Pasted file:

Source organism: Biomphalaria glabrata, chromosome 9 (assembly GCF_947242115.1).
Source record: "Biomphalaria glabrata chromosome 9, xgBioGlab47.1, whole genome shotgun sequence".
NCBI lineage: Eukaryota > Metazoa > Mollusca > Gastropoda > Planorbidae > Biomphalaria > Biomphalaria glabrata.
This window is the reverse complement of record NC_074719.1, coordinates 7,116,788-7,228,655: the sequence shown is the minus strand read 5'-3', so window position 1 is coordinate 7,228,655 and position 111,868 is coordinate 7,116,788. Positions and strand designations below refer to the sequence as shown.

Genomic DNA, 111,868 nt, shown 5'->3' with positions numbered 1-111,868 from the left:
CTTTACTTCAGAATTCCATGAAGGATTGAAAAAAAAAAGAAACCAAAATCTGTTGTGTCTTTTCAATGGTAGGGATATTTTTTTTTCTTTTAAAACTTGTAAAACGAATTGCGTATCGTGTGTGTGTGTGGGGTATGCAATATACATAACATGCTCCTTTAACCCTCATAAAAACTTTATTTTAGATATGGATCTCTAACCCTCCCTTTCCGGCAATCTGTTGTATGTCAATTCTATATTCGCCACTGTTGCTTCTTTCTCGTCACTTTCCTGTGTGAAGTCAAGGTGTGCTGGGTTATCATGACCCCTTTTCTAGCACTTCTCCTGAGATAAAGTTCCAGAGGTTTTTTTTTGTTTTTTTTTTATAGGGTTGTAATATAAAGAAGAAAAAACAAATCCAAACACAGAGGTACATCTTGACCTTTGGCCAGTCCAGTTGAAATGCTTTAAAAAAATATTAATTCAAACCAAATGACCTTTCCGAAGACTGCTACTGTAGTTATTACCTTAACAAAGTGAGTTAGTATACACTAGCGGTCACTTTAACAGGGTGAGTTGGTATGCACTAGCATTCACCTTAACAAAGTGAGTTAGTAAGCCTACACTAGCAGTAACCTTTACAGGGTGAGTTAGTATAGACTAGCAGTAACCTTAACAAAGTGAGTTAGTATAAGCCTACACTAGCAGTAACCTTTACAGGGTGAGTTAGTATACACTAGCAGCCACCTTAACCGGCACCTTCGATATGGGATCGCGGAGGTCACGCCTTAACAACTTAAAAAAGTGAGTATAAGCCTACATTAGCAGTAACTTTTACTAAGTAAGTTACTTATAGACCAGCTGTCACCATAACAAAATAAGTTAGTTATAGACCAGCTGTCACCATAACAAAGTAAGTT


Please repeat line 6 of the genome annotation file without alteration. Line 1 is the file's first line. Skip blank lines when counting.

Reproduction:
CTTTACTTCAGAATTCCATGAAGGATTGAAAAAAAAAAGAAACCAAAATCTGTTGTGTCTTTTCAATGGTAGGGATATTTTTTTTTCTTTTAAAACTTGTAAAACGAATTGCGTATCGTGTGTGTGTGTGGGGTATGCAATATACATAACATGCTCCTTTAACCCTCATAAAAACTTTATTTTAGATATGGATCTCTAACCCTCCCTTTCCGGCAATCTGTTGTATGTCAATTCTATATTCGCCACTGTTGCTTCTTTCTCGTCACTTTCCTGTGTGAAGTCAAGGTGTGCTGGGTTATCATGACCCCTTTTCTAGCACTTCTCCTGAGATAAAGTTCCAGAGGTTTTTTTTTGTTTTTTTTTTATAGGGTTGTAATATAAAGAAGAAAAAACAAATCCAAACACAGAGGTACATCTTGACCTTTGGCCAGTCCAGTTGAAATGCTTTAAAAAAATATTAATTCAAACCAAATGACCTTTCCGAAGACTGCTACTGTAGTTATTACCTTAACAAAGTGAGTTAGTATACACTAGCGGTCACTTTAACAGGGTGAGTTGGTATGCACTAGCATTCACCTTAACAAAGTGAGTTAGTAAGCCTACACTAGCAGTAACCTTTACAGGGTGAGTTAGTATAGACTAGCAGTAACCTTAACAAAGTGAGTTAGTATAAGCCTACACTAGCAGTAACCTTTACAGGGTGAGTTAGTATACACTAGCAGCCACCTTAACCGGCACCTTCGATATGGGATCGCGGAGGTCACGCCTTAACAACTTAAAAAAGTGAGTATAAGCCTACATTAGCAGTAACTTTTACTAAGTAAGTTACTTATAGACCAGCTGTCACCATAACAAAATAAGTTAGTTATAGACCAGCTGTCACCATAACAAAGTAAGTT